4. I spent time developing my Lost Lake Press author-assistance business by reconfiguring my Pinterest boards and learning how to effectively write the alternate image text on my blogs images to make the Pinterest links more easily searchable. (This also makes me realize there’s a whole host of things to learn about social media and so many resources to help guide you. If you’re interested in configuring your Pinterest page to better suit your needs, just let me know. I can help!)
  5. I created a School & Library Visit Flyer and reached out to public librarians in Wisconsin offering my services as a speaker. . . and booked two events already!
  6. And, I finally taught myself how to create affiliate links for my books by becoming an Amazon Partner . . . Yes, I know I’m late to the game in the affiliate link business, but better late than never, right?? (I’m going to write more on this topic in my month-end Writers’ Forum. If you’re not subscribed to get that, you can do so here.)

All of these things I had NEVER done before . . . but they weren’t tagged as part of my challenge in advance. Of course, I couldn’t KNOW that I was going to win a book award. Writing an outline was a tactical decision for approaching my next project rather than a “let’s try something new” moment. I didn’t set out to try to handle three nonprofit projects at once, they all landed in the same month rather accidentally and I’d already committed to assisting with them all. I have known for months that I needed to market my workshops and author talks to libraries, but I finally got off my butt and did it with good initial results. And finally, I am almost always working to learn more about the ins and outs of social media and indie publishing tools—so while helpful, these aren’t particularly earth-shattering new experiences.

New Experiences (Big or Small) Can Fuel Your Creativity BUT IT DOESN’T MATTER . . . THESE ALL WERE NEW EXPERIENCES! I don’t want you to only focus on big things to help fuel creativity. Big events like travel and conferences cannot happen every single month. My point all along was to step out of your comfort zone in whatever way you can.

SMALL THINGS MATTER AND CAN STRETCH YOUR CREATIVITY JUST AS MUCH ! And what seems like a big concept can be made to fit your resources and schedule. For instance, here's something I want to share that you might adapt for yourself! Fellow writer Jess Witkins writes about how she fueled her creativity in a new way while at the week-long Write by the Lake workshop by adapting her stories to different genres. Don’t miss her excellent post!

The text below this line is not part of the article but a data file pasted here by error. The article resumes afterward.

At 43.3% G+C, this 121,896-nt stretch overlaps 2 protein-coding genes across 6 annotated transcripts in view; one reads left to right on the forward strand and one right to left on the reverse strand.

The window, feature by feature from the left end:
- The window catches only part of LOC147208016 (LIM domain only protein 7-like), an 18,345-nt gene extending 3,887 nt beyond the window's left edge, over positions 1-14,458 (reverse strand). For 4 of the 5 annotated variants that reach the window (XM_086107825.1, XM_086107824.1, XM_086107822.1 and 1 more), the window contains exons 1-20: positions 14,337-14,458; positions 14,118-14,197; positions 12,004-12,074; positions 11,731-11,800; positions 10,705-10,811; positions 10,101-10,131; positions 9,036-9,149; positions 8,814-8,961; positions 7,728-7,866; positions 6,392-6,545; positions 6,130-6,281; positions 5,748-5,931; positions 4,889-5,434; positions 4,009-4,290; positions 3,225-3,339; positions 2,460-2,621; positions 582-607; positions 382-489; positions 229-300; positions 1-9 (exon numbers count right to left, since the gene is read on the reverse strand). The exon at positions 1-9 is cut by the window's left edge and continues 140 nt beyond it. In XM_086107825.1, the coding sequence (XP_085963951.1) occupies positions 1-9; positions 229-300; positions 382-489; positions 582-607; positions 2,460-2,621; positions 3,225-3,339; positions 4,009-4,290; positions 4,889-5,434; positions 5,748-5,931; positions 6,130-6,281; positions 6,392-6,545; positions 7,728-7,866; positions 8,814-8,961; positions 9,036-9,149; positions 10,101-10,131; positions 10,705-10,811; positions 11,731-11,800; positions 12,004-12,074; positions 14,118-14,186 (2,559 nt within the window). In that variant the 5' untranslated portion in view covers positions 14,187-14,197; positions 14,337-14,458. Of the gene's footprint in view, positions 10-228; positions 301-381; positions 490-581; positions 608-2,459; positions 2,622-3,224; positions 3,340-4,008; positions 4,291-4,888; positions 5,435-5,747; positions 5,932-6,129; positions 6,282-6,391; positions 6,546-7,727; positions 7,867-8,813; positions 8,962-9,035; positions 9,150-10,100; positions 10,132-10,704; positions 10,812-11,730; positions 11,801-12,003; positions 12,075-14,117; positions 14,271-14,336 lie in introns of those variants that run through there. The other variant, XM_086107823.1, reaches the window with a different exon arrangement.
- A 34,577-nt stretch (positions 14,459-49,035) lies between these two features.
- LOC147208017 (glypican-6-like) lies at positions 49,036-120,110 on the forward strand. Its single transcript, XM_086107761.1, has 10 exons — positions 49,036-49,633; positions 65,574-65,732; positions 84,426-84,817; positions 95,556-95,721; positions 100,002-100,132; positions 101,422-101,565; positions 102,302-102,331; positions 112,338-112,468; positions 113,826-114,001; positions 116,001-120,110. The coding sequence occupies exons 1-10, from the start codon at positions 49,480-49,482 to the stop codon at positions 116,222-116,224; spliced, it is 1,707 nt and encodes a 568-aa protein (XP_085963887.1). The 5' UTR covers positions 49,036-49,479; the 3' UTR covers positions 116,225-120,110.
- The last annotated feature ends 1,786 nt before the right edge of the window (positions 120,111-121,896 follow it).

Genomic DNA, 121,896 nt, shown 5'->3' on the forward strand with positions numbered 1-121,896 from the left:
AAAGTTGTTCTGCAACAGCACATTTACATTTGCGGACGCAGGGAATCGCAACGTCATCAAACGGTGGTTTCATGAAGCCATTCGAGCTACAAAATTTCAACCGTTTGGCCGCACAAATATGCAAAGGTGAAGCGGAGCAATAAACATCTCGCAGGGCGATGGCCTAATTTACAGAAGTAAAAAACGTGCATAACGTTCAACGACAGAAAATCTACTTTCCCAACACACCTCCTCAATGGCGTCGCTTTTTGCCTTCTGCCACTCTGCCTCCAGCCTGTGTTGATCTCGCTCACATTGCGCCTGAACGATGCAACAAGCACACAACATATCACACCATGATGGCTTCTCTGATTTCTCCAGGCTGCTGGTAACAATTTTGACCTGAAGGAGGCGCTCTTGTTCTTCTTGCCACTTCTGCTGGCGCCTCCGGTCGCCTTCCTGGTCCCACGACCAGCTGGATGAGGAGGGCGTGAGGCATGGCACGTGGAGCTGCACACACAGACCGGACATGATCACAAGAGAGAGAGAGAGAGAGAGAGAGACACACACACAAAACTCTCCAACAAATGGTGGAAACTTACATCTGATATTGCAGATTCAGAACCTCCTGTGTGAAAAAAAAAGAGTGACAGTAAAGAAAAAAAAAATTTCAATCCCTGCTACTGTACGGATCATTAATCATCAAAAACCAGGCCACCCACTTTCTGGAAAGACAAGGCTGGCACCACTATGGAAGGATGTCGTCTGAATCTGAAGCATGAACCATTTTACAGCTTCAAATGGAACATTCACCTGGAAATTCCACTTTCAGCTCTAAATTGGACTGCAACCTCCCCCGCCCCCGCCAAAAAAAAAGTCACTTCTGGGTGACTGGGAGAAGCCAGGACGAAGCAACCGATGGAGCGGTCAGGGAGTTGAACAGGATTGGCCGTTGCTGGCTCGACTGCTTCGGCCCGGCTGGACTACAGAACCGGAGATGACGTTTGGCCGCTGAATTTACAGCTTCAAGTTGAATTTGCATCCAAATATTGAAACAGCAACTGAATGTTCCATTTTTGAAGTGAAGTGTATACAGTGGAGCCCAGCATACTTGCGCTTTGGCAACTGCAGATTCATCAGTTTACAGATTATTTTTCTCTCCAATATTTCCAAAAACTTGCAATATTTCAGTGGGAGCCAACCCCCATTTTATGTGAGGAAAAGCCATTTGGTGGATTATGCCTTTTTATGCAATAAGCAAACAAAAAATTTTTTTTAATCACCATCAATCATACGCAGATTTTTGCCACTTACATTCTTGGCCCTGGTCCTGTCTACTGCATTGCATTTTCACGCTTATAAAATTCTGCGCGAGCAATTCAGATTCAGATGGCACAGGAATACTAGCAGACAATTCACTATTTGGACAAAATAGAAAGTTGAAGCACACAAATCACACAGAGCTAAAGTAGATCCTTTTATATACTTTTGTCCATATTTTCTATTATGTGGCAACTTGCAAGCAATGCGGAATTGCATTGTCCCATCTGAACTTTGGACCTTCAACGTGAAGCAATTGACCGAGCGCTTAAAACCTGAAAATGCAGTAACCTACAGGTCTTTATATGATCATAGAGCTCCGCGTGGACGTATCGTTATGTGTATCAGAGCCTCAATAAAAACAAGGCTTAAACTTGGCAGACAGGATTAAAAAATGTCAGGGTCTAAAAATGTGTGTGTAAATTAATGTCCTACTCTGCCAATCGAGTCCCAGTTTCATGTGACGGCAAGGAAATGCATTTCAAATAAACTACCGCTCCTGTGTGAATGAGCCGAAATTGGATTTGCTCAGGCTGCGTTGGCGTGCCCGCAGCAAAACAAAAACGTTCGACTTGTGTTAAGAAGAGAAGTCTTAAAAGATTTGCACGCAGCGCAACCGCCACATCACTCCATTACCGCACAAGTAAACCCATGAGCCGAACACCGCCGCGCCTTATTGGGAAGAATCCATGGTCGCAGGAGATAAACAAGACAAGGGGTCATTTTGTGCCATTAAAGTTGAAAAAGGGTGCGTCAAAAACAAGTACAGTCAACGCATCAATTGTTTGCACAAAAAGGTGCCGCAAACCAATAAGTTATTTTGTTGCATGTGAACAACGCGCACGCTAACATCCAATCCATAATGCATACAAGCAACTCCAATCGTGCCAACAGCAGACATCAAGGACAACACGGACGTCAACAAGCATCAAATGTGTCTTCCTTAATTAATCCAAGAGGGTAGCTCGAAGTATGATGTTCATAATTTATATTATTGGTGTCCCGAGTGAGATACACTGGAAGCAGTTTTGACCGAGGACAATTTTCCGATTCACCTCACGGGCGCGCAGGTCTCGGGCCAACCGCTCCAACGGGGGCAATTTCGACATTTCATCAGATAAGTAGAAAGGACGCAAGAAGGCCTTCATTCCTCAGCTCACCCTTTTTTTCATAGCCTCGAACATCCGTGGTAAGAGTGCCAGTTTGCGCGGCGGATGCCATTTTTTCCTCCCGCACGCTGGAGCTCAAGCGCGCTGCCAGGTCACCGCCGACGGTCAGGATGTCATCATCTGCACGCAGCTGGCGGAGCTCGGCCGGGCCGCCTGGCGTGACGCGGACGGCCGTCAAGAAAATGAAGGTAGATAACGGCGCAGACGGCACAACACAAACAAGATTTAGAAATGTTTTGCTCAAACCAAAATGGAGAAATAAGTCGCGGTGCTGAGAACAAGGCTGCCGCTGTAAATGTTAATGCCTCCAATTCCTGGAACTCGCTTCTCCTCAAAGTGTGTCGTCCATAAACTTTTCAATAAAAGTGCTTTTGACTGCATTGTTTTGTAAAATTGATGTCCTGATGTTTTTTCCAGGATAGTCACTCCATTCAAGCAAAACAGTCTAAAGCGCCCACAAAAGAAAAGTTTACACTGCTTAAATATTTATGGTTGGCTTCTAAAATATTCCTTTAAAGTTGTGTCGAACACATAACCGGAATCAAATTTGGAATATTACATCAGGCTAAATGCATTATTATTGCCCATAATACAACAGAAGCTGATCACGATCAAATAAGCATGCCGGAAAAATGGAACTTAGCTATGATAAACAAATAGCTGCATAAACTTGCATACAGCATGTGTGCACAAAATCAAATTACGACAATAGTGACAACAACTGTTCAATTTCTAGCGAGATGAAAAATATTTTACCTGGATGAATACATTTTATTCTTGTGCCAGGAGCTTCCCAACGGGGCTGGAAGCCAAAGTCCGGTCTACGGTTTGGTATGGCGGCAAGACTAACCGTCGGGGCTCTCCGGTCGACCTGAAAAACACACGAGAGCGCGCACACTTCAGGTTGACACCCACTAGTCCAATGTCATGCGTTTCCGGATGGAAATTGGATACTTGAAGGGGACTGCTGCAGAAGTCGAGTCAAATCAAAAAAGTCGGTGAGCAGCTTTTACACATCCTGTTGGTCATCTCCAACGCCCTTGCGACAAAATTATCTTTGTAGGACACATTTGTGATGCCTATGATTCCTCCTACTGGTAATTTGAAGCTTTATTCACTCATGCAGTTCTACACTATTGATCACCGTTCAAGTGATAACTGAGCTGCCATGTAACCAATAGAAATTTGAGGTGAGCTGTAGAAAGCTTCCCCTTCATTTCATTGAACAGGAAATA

What activities do I have planned for the rest of the summer that I’ve never done before?

I am designing costumes to wear to the Irish Fests I’ll be attending in August . . . check out my event calendar for specifics. (That is most definitely stepping out of my comfort zone, but I decided to have some fun with my attire.) I might even be making some jewelry as a bonus for those who buy a complete set of my books at these events. As I am not particularly crafty—we’ll see how big of a challenge this might be for me.

I am committed to completing my work-in-progress by the end of the summer . . . whether that means Labor Day or the end of real summer later in September remains up in the air. LOL This is fast writing for me and I typically am not able to do this. We’ll see if I can stick to my ambitious writing schedule.

I am entertaining the idea of some changes/additions to aid the marketing for a completed middle-grade novel. (This may impact the ambitious writing schedule for my WIP.)

I am pursuing some nonfiction companion projects for my middle-grade adventure series. (This is a big leap for this fiction girl!)

And just for fun—I might take on an art project or two at our local Workshop that holds cool classes like cement leaf casting. 

What “Never Did THIS Before” activities might you be planning for July and August?

Don’t be shy—you just might inspire someone else!

July 4, 2017

Between gardening chores and a heap of volunteer activities in June, I don’t know how I read more than usual—but I completed six books and pushed my mid-year tally to 35 books read. Yay! I’m ahead of schedule on my 52-book goal for 2017!

Romance Book Review - Champion Chocolatier by Amanda Zieba Champion Chocolatier by Amanda Zieba was a sweet read (pun intended.) This is a lovely romance novel set in the uncommon location of Duluth, MN. I loved the twist of the main character having to prove her business acumen to earn her “ownership” of the candy shop.